3 months ago
For whatever reason, I am asked to often make a lot of emotive ads (that at times can feel awfully cynical when a sale is involved!) and a lot of the stories I explore tend to focus on depth of emotion and feeling. It’s not really something I consciously do, it just happens. And one of the key things I’ve really learned about emotional storytelling is that the most powerful stuff can make you laugh before or after the thing that makes you cry. And vice versa. If it’s all one side, it tends to be emotionally dead. I was super conscious with this YNWA film for Marcus [Mumford] that the sincerity and weight of the performance wasn’t be sad and gloomy because a) that’s not who/how he is as a person/performer and b) I didn’t believe it would get the right response from the audience – it needed to be personal, human and light-hearted at the same time as hugely effecting as a performance – particularly in the current time.
… When Marcus dropped the track onto Instagram. I watched it almost as it was uploaded when my kids had gone to bed. And I’m not ashamed to say had a good solid cry after a tricky few weeks involving my family. I could only imagine it having a similar impact to others who heard it around the world at the moment.
I messaged Marcus and said, “You just made me cry in bed.” The next morning, I got a call asking if I’d make a video with them.
Filmed in isolation.
My relationship with Marcus has become quite personal after all this time working with together. I guess / hope he trusts me.
I knew making this would be challenging, but also something we could pull off with a bit of ingenuity. We wanted to make the filming process a great case study for how to adapt and achieve something like a music video – with a simple concept but considered production value – in these extraordinary and sensitive times.
Authentic all over
Marcus is bullet proof when it comes to his music mixing with the causes he believes in – just watch his acceptance speech at last years John Steinbeck Award if you had any doubt. This was always going to authentic. He’s supported the Grenfell Tower project since it launched, and he’s been part of War Child for years. He’s no fake, there was never going to be a sad third element to this.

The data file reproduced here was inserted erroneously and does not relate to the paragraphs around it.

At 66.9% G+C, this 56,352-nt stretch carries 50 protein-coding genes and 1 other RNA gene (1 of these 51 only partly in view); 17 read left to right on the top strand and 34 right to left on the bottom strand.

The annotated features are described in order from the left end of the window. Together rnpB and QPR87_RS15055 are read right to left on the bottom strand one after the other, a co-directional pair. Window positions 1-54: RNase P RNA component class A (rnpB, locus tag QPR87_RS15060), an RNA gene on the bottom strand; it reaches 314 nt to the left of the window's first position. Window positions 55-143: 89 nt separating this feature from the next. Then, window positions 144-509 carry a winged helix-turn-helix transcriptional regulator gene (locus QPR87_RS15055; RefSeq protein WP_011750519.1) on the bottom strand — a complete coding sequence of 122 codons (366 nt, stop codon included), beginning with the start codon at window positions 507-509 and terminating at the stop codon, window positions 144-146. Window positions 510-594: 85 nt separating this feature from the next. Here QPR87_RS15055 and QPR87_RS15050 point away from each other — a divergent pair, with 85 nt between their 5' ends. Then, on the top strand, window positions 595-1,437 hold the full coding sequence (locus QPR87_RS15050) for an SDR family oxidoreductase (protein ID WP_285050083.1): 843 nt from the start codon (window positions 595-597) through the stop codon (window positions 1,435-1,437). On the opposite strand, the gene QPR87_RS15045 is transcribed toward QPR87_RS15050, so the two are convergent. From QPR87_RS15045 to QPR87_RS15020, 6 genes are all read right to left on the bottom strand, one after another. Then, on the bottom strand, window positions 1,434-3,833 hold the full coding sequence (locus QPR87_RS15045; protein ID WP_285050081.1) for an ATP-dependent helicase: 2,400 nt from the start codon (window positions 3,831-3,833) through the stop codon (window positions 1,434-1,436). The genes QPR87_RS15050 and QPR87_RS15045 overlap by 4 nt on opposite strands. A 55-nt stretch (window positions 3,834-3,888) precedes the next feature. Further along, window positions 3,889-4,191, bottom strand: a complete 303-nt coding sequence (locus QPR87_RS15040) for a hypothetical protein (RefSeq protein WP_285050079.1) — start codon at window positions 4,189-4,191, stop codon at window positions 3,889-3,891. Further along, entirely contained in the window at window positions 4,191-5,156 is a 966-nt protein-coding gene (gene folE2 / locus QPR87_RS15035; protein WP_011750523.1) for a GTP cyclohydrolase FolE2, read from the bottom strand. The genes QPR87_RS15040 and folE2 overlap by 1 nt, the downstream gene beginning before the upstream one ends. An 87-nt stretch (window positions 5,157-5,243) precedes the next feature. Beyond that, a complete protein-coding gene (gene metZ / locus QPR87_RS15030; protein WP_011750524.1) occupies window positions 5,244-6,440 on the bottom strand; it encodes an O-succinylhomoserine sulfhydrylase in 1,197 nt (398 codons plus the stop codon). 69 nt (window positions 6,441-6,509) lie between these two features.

The secret for me was to be 100% transparent about the process. We needed to break the fourth wall. Make the fact this is being done remotely, through the internet and by hand, an obvious part of the creative approach. We had to have the cameras running while Marcus and Reuben [James] set them up, checking them, chatting to themselves. We wanted the film to feature little outtakes and conversational asides in the opening and closing moments, or even looks and reactions between Marcus and Reuben during the takes.
When it was done, we wanted it to just feel like a raw, honest home video Marcus made with a little help from his friends and in total respect of social distancing.
Performance & tone
I did a remote location scout with our DP Edgar Dubrovskiy [Cinematographer who worked on Mumford & Sons ‘The Blind Leading the Blind]. We hired five cameras in total, which went to Edgar who pre-set them so the focus would work. Three cameras went to Marcus and two went to Reuben. The cameras were wiped with alcohol each time they arrived in the new place. They arrived the day before the shoot, Marcus and Reuben set up with instructions and our team on zoom.
In terms of look and feel, we used simple natural lighting, with some practical lights on in the room. One camera was locked off wide of the respective studios, one close up head shot, and one mid shot covering. We left them fixed and then Marcus and Reuben just performed, rather than moving camera position each time so everything in the process was captured.
What was really remarkable was the turn around. Shoots were in Birmingham and Devon. The track was recorded on Monday, and sent back to Sweetshop on Monday night, the edit was done by Liam Bachler at Ten Three and then we delivered the video by Friday.
There was so much stuff the we couldn’t include. The batteries in the cameras ran out – we could have made a special feature just on changing the battery. Marcus and Reuben are both pretty techy, but the chat was so funny. Marcus and Reuben were Face Timing us on their phones so they could show us what they were doing. It was weird experience.
I didn’t leave the house during the whole job, which I also found so bizarre. My biggest worry was the internet. I “remote directed” from my son’s bedroom (who’s 12) and I had to keep my other kids out. But family were around everyone else too, and we couldn’t have done it without Marcus’ wife Carey and Reuben’s Mum and Dad.
And of course, Reuben’s mum is a massive character. She kept telling me off – at one stage she shouted “It’s Mrs Butler to you baby!” Which made everyone laugh and put us really at ease to be honest. The best bit is when she names the coronavirus and says when it’s over “I’ll have you”. I love that strange British defiance.
Genres: Music performanceSweetshop Australia, 3 months ago